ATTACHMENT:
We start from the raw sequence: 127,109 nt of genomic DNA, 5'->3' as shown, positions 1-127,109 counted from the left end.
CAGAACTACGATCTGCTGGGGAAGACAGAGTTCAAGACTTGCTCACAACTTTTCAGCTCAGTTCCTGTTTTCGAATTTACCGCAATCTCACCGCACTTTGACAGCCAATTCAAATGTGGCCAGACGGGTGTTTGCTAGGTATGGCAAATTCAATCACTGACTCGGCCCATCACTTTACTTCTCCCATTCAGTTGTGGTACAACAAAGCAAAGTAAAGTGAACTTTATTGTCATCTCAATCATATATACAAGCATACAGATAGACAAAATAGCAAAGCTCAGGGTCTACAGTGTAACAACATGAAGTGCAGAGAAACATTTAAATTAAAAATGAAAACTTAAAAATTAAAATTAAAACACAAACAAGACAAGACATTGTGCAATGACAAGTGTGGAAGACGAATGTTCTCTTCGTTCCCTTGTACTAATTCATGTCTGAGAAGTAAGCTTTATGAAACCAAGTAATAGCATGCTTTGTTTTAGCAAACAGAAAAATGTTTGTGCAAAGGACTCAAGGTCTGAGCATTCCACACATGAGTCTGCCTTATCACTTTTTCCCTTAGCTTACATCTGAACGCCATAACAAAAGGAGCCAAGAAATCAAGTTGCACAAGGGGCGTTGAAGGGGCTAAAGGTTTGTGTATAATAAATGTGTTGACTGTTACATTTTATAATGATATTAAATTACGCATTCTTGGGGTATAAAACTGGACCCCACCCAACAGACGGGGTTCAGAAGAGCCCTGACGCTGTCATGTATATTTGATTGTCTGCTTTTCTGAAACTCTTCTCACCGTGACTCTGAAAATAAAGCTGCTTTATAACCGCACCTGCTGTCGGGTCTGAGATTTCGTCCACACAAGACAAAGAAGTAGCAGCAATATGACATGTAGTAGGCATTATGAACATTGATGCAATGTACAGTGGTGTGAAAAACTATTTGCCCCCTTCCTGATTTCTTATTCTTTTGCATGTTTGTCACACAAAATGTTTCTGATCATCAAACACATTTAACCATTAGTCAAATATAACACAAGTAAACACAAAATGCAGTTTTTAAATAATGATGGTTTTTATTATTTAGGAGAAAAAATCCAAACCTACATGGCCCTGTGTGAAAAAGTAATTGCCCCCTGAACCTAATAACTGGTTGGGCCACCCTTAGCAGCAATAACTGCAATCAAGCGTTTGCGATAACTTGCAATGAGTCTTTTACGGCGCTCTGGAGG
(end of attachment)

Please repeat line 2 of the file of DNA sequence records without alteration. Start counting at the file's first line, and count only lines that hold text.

CAGAACTACGATCTGCTGGGGAAGACAGAGTTCAAGACTTGCTCACAACTTTTCAGCTCAGTTCCTGTTTTCGAATTTACCGCAATCTCACCGCACTTTGACAGCCAATTCAAATGTGGCCAGACGGGTGTTTGCTAGGTATGGCAAATTCAATCACTGACTCGGCCCATCACTTTACTTCTCCCATTCAGTTGTGGTACAACAAAGCAAAGTAAAGTGAACTTTATTGTCATCTCAATCATATATACAAGCATACAGATAGACAAAATAGCAAAGCTCAGGGTCTACAGTGTAACAACATGAAGTGCAGAGAAACATTTAAATTAAAAATGAAAACTTAAAAATTAAAATTAAAACACAAACAAGACAAGACATTGTGCAATGACAAGTGTGGAAGACGAATGTTCTCTTCGTTCCCTTGTACTAATTCATGTCTGAGAAGTAAGCTTTATGAAACCAAGTAATAGCATGCTTTGTTTTAGCAAACAGAAAAATGTTTGTGCAAAGGACTCAAGGTCTGAGCATTCCACACATGAGTCTGCCTTATCACTTTTTCCCTTAGCTTACATCTGAACGCCATAACAAAAGGAGCCAAGAAATCAAGTTGCACAAGGGGCGTTGAAGGGGCTAAAGGTTTGTGTATAATAAATGTGTTGACTGTTACATTTTATAATGATATTAAATTACGCATTCTTGGGGTATAAAACTGGACCCCACCCAACAGACGGGGTTCAGAAGAGCCCTGACGCTGTCATGTATATTTGATTGTCTGCTTTTCTGAAACTCTTCTCACCGTGACTCTGAAAATAAAGCTGCTTTATAACCGCACCTGCTGTCGGGTCTGAGATTTCGTCCACACAAGACAAAGAAGTAGCAGCAATATGACATGTAGTAGGCATTATGAACATTGATGCAATGTACAGTGGTGTGAAAAACTATTTGCCCCCTTCCTGATTTCTTATTCTTTTGCATGTTTGTCACACAAAATGTTTCTGATCATCAAACACATTTAACCATTAGTCAAATATAACACAAGTAAACACAAAATGCAGTTTTTAAATAATGATGGTTTTTATTATTTAGGAGAAAAAATCCAAACCTACATGGCCCTGTGTGAAAAAGTAATTGCCCCCTGAACCTAATAACTGGTTGGGCCACCCTTAGCAGCAATAACTGCAATCAAGCGTTTGCGATAACTTGCAATGAGTCTTTTACGGCGCTCTGGAGG